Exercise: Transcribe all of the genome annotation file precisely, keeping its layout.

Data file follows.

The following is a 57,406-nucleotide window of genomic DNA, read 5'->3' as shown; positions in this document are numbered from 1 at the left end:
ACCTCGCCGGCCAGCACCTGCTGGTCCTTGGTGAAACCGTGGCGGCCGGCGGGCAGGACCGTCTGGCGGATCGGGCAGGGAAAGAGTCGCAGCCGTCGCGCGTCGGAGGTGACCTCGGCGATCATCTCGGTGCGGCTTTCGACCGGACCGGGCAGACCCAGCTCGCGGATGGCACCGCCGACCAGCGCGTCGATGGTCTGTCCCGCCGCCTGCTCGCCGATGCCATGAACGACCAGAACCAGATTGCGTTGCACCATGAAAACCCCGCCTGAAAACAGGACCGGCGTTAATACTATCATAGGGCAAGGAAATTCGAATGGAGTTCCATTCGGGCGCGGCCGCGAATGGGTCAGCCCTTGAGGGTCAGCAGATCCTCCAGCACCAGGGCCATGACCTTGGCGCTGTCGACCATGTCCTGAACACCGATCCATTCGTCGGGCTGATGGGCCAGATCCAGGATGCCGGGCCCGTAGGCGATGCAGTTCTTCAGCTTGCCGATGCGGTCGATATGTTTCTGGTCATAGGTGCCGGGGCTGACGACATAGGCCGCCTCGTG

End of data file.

The following is a 57,406-nucleotide window of genomic DNA, read 5'->3' as shown; positions in this document are numbered from 1 at the left end:
ACCTCGCCGGCCAGCACCTGCTGGTCCTTGGTGAAACCGTGGCGGCCGGCGGGCAGGACCGTCTGGCGGATCGGGCAGGGAAAGAGTCGCAGCCGTCGCGCGTCGGAGGTGACCTCGGCGATCATCTCGGTGCGGCTTTCGACCGGACCGGGCAGACCCAGCTCGCGGATGGCACCGCCGACCAGCGCGTCGATGGTCTGTCCCGCCGCCTGCTCGCCGATGCCATGAACGACCAGAACCAGATTGCGTTGCACCATGAAAACCCCGCCTGAAAACAGGACCGGCGTTAATACTATCATAGGGCAAGGAAATTCGAATGGAGTTCCATTCGGGCGCGGCCGCGAATGGGTCAGCCCTTGAGGGTCAGCAGATCCTCCAGCACCAGGGCCATGACCTTGGCGCTGTCGACCATGTCCTGAACACCGATCCATTCGTCGGGCTGATGGGCCAGATCCAGGATGCCGGGCCCGTAGGCGATGCAGTTCTTCAGCTTGCCGATGCGGTCGATATGTTTCTGGTCATAGGTGCCGGGGCTGACGACATAGGCCGCCTCGTG